How Energy Developments Affect the Migration of Deers During Spring | Nature Updates

The current study demonstrates how growth disturbs deer movements, causing deer to lose their ability to coordinate their foraging with the wave of the most nutrient-dense springtime plants.

Energy development holds up deer during spring migration

(Photo : George Frey/Getty Images)

That is, in effect, the latest discovery of a US-led collaborative investigation. The United States Geological Survey (USGS) and the University of Wyoming calculated how much feed mule deer miss when energy development affects their travel paths, as per ScienceDaily,

Mule deer are recognized for their ability to perfectly time their movements with spring green-up, so this finding was especially surprising, said to lead author Ellen Aikens, a UW Ph.D. graduate who now works for the USGS South Dakota Cooperative Fish and Wildlife Research Unit. The gas wells forced them to miss out on the tastiest meals of the year.

The study, titled “Industrial energy development decouples ungulate migration from the green wave,” was published today (Thursday) in the prestigious academic journal Nature Ecology & Evolution.

Mule deer travel to the American West each spring to follow the greening of flora as they grow at various elevations.

Mule deer rely on this surfing behavior to pick the youngest and most nutritious plants, allowing them to recuperate from winter and build on fat for the following lean season, according to biologists.

The present study, on the other hand, demonstrates how growth interrupts deer movements, causing deer to lose their ability to coordinate their foraging with the wave of the most nutritious springtime plants.

The 14-year research followed a migratory mule deer herd that spends the winters in sagebrush basins and the summers in the Sierra Madre Mountains, approximately 15 miles southwest of Rawlins.

During the research period, hundreds of additional wells for coalbed methane extraction were dug in the heart of an established mule deer corridor.

The long-term mobility data enabled a comparison of the impact of growing development on mule deer migration.

A previous study by the researchers described how mule deer behavior changed in reaction to the new gas wells, forcing animals to reroute, rush through the good pads, and pause less to graze.

The researchers evaluated deer movements for the current study, as well as daily variations in spring green-up estimated from distant satellite data, to determine how successfully the deer surfed around the corridor, upstream and downstream from the energy development, and over a 14- year period.

The deer began to “hold up” when they approached the natural gas wells as development intensity rose over time.

They delayed their spring migration and let the wave of green foliage pass them by, becoming disconnected from their richest food supplies at a critical time of year.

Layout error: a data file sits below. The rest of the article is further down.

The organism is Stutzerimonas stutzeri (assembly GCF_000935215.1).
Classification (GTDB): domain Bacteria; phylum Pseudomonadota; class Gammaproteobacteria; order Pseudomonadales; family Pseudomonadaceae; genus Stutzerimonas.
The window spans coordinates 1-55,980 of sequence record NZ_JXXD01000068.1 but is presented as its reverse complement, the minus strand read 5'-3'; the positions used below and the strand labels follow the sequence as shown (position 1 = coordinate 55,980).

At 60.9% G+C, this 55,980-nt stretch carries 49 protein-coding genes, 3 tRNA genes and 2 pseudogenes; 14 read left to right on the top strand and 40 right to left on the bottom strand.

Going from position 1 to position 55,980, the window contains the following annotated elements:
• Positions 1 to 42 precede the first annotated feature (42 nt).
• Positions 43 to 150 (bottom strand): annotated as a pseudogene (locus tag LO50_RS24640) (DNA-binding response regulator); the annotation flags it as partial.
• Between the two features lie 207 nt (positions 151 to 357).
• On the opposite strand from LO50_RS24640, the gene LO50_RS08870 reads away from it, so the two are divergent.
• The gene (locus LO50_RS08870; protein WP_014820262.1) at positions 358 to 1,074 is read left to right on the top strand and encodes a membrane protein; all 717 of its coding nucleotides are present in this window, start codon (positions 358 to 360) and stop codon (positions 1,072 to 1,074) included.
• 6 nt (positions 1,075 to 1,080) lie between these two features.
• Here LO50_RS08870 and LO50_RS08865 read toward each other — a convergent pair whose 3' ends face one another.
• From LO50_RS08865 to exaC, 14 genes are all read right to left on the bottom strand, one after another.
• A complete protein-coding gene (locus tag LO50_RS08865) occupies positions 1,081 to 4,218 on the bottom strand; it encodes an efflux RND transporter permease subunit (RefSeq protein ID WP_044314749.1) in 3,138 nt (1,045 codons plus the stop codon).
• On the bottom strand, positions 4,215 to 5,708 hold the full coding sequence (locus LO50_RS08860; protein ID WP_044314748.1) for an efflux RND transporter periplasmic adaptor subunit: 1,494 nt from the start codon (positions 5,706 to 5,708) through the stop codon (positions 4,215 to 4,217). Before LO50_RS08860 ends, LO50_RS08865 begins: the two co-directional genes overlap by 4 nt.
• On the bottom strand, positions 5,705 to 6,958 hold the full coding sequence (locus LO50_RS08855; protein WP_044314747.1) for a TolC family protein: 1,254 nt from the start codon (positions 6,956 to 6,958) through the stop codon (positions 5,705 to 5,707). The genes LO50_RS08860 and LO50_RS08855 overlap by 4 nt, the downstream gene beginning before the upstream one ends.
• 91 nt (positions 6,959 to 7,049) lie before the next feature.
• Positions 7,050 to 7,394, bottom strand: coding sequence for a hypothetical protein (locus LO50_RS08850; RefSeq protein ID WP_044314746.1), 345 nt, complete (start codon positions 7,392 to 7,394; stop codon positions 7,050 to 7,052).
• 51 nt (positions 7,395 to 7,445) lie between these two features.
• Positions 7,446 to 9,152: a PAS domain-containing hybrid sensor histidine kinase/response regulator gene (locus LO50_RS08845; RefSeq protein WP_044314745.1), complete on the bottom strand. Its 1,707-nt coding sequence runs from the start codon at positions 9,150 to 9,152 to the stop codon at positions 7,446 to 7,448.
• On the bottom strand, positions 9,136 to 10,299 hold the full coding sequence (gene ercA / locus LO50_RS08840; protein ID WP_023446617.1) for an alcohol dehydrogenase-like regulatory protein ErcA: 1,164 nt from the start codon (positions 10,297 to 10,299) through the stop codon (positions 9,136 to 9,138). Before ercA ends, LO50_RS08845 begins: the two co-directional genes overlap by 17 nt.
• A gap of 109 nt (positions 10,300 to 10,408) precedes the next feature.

There was no indication that mule deer were used to increase human presence, truck traffic, and noise. Green-wave surfing behavior was influenced to a similar extent by little and large-scale changes.

The research will assist wildlife managers in understanding how pristine corridors must be in order to maintain their biological viability.

Deer were still able to walk across the gas field in this situation, but the migration corridor’s important function of tracking the green wave all the way along the path at the optimal stage of plant growth was lost.

The discovery is significant because it reduces the total advantage of migration, which is typically the most profitable strategy for ungulates as diverse as mule deer in Wyoming, caribou in the Arctic, and antelope pursuing rains across the African plains.

The study serves as a cautionary tale, demonstrating how development inside corridors can limit the advantages of migratory behavior, ultimately leading to movement loss and population losses on heavily damaged landscapes.

The researchers believe that their findings would pave the path for future mule deer migrations.

Read more: Red Deer Tend To Become Introverted as They Age According To Study

How does this research relate to other studies regarding land use and mule deer populations?

Management measures that restrict surface disturbance in core sage-grouse habitats have been critical in maintaining a vulnerable bird like the greater sage-grouse across the West and keeping it off the Endangered Species List, as per PEW,

Their research implies that a similar technique may be needed to keep mule deer migration routes effective in areas where energy production is major land use.

Land managers must balance conflicting land uses while making judgments based on poor data.

Their role is to offer information to managers and other stakeholders in order for them to better their planning and management efforts.

This research can assist guide choices about energy development and mineral leasing in locations where mule deer migration paths intersect.

Related article: Coronavirus Outbreak in White-Tailed Deer May Alter the Trajectory of Pandemic

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